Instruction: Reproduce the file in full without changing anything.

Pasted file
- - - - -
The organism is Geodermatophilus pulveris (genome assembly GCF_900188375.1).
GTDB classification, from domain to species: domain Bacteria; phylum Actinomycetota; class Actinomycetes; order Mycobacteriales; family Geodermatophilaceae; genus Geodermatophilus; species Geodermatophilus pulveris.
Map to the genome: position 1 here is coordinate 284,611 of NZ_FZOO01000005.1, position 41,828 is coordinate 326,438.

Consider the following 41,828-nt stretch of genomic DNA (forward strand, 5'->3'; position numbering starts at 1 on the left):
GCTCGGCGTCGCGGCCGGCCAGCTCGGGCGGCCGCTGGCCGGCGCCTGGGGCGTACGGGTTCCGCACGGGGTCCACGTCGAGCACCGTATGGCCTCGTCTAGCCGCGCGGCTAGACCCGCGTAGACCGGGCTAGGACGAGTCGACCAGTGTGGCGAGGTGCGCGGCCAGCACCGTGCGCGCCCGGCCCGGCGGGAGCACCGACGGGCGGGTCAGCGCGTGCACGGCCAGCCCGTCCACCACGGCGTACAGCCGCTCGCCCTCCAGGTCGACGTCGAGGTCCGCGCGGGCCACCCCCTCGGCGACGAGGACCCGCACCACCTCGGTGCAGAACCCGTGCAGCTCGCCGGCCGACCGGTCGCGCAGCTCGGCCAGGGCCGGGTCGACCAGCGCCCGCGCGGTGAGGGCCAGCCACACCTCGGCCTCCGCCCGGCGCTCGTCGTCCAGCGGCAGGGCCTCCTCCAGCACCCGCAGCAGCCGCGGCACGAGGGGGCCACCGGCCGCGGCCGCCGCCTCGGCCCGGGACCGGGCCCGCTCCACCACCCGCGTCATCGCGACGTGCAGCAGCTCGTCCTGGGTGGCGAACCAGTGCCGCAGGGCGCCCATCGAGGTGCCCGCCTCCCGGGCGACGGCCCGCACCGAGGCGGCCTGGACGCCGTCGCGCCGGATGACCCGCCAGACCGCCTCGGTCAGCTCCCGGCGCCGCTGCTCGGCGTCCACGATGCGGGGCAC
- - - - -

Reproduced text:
The organism is Geodermatophilus pulveris (genome assembly GCF_900188375.1).
GTDB classification, from domain to species: domain Bacteria; phylum Actinomycetota; class Actinomycetes; order Mycobacteriales; family Geodermatophilaceae; genus Geodermatophilus; species Geodermatophilus pulveris.
Map to the genome: position 1 here is coordinate 284,611 of NZ_FZOO01000005.1, position 41,828 is coordinate 326,438.

Consider the following 41,828-nt stretch of genomic DNA (forward strand, 5'->3'; position numbering starts at 1 on the left):
GCTCGGCGTCGCGGCCGGCCAGCTCGGGCGGCCGCTGGCCGGCGCCTGGGGCGTACGGGTTCCGCACGGGGTCCACGTCGAGCACCGTATGGCCTCGTCTAGCCGCGCGGCTAGACCCGCGTAGACCGGGCTAGGACGAGTCGACCAGTGTGGCGAGGTGCGCGGCCAGCACCGTGCGCGCCCGGCCCGGCGGGAGCACCGACGGGCGGGTCAGCGCGTGCACGGCCAGCCCGTCCACCACGGCGTACAGCCGCTCGCCCTCCAGGTCGACGTCGAGGTCCGCGCGGGCCACCCCCTCGGCGACGAGGACCCGCACCACCTCGGTGCAGAACCCGTGCAGCTCGCCGGCCGACCGGTCGCGCAGCTCGGCCAGGGCCGGGTCGACCAGCGCCCGCGCGGTGAGGGCCAGCCACACCTCGGCCTCCGCCCGGCGCTCGTCGTCCAGCGGCAGGGCCTCCTCCAGCACCCGCAGCAGCCGCGGCACGAGGGGGCCACCGGCCGCGGCCGCCGCCTCGGCCCGGGACCGGGCCCGCTCCACCACCCGCGTCATCGCGACGTGCAGCAGCTCGTCCTGGGTGGCGAACCAGTGCCGCAGGGCGCCCATCGAGGTGCCCGCCTCCCGGGCGACGGCCCGCACCGAGGCGGCCTGGACGCCGTCGCGCCGGATGACCCGCCAGACCGCCTCGGTCAGCTCCCGGCGCCGCTGCTCGGCGTCCACGATGCGGGGCAC